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Cultivating Little Learners
Kathy Eggers & Lesli Richards

“All milestones in life will involve failure at some point. It is in failing that we really grow emotionally, socially, and cognitively.”

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Letting Go of the Fear of Failure

God knows moms.

I think it is easy to forget how really and truly known we are—from the sleepless worries running through our brains to our tired, aching feet.

We are convinced that He knows and loves our “momness.” Why? Because the very first advice He gave to the mother of His son was to “Fear not.” He knew we would struggle with worry, anxiety, and fear. He was aware of our frailty and yet trusts us to move forward and take care of His children. He also knows how forgetful we are (we do have a lot of details to manage!), so He reminds us in his Word over 365 times, “Do not be afraid.” It’s as though He gave us one of those page-a-day calendars to keep us from falling into worry and fear.

Lesli’s Story

I (Lesli) have always struggled with fear of failing when it comes to my children. When my first child was born, I thought they were insane to let that sweet baby go home from the hospital with two total youthful idiots. We drove home along the curb at about 5 miles per hour.

I agonized over every choice. Which pediatrician? Should I go with the “cry-it-out” or try the “attachment parenting” philosophy? Which one is associated with producing more serial killers? Would my baby have nipple confusion if I let her dad feed her a bottle? Do kids with nipple confusion do okay in college?

I’m semi-exaggerating… but not really.

My mommy brain could do some mighty crazy mental gymnastics in those early years. I thought that every tiny choice that I made was going to have some type of “butterfly effect” on my child. After saving and saving, even the blessing of choosing a house to buy was overshadowed by my anxious thoughts. What if I chose the wrong neighborhood, with the wrong school, the wrong teachers, the wrong neighbors? What if my kid became a delinquent because I wasn’t listening closely enough to the Lord and picked the wrong house? Your fears might be different than mine, and hopefully not as crazy, but we are human. We all struggle with the illusion of control.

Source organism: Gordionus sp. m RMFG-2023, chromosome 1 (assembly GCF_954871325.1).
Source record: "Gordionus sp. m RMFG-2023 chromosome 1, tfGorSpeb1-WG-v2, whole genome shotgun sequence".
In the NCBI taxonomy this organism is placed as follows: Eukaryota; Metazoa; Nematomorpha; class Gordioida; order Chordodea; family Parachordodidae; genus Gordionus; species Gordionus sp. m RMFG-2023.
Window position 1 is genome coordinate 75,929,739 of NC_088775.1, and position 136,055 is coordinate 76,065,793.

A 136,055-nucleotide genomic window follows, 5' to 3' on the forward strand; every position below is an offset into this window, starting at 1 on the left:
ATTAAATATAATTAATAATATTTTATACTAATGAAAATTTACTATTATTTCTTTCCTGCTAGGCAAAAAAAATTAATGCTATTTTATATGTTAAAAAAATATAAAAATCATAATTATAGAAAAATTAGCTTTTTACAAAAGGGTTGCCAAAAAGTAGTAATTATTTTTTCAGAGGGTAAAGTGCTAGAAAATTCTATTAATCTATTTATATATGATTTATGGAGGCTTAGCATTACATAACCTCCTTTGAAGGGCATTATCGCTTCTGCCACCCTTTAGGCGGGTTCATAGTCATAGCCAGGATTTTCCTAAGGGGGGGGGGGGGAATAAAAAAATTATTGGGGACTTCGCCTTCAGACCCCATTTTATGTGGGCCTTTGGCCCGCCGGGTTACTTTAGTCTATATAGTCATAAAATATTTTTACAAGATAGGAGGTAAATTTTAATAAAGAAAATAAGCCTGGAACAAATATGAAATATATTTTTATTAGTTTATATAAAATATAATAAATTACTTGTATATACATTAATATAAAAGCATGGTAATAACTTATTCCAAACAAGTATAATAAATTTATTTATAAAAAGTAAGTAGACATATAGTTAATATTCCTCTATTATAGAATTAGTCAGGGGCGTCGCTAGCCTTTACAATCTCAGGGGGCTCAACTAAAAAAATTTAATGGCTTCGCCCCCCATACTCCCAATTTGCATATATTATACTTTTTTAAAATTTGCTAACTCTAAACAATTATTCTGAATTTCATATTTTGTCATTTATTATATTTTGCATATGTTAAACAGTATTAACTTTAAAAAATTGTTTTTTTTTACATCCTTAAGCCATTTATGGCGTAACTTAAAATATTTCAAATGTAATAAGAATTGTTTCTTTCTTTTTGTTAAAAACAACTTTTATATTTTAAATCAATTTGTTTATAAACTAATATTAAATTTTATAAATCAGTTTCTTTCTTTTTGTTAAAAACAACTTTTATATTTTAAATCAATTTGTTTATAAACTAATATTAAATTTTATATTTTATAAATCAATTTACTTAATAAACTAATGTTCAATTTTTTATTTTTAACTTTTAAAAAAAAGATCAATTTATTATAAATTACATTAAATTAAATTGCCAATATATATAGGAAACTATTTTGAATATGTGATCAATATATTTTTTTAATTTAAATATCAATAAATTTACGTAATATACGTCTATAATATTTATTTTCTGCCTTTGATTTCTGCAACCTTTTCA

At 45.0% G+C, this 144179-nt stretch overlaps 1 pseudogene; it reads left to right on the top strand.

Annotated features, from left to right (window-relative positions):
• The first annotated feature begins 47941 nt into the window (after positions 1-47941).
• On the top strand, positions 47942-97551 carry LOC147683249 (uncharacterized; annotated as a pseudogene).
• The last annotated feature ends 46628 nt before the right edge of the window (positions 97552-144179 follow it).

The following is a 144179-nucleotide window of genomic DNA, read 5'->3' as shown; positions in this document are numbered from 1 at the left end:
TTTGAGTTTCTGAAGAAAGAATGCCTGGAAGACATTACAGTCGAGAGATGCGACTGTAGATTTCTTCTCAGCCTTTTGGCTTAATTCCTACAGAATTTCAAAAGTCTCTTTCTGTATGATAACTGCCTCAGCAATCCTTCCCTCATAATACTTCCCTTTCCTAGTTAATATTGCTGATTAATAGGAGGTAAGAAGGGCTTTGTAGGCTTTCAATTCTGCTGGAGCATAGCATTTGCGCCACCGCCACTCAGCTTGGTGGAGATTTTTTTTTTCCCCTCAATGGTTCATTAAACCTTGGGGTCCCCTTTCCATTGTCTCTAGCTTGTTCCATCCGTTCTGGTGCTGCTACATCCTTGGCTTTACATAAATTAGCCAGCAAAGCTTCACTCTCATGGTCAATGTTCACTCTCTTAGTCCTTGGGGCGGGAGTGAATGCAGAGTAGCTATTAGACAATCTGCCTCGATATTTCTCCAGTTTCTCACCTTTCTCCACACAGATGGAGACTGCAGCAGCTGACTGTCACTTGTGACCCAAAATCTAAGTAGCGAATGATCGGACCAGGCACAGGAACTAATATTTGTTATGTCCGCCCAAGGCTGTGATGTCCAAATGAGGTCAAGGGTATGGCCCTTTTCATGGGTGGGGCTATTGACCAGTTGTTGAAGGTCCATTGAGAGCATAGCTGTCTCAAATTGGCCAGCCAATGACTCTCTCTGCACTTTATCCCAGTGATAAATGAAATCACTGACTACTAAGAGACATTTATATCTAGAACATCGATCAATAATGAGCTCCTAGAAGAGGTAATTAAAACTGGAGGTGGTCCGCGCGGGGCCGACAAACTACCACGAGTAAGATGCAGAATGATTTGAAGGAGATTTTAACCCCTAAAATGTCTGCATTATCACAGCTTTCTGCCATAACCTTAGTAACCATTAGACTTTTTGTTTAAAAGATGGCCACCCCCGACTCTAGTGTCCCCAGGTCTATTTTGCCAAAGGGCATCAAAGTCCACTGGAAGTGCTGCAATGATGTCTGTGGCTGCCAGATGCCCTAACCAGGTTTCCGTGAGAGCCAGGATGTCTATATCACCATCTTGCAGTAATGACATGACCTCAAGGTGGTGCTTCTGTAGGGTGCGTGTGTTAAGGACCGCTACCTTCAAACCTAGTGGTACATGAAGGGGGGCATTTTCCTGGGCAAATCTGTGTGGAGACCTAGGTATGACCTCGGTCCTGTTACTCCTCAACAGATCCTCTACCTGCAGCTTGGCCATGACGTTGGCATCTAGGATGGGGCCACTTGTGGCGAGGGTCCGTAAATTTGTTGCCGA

I come from a very chaotic home. When I became a believer and married a Christian man, I was determined that my kids would not have the same struggles that I did. I earnestly believed that I had so much more control than I actually did. I took Growing Kids God’s Way classes. I added the extra umbrella of protection called homeschooling on top of that. I was determined that it was my job to raise little geniuses who never made a bad decision.

It is so embarrassing to look back on! There was so much time I wasted. I can remember being consumed with anxiety in the vendor halls as I tried to choose curriculum. I would come home exhausted and confused and fearful. And broke, because I was afraid I wasn’t buying them enough to make them smart enough to make them happy enough to keep them safe enough…

I’ve learned so much about God and children in the last twenty-five years. Even though I can’t go back and correct my mistakes, God has blessed me with a platform to speak to younger women, and I hope that they will glean something from my experience. (See, God really does use our failures for His good!)

daughter hugging mom
Saying Goodbye to the Illusion

We believe that for most good parents, one of their biggest fears is failing their children. But that fear can be a contagion infecting and negatively affecting the whole family system. If we are governed by a fear of failing our children, they will subconsciously pick up on this and be equally afraid of failing us.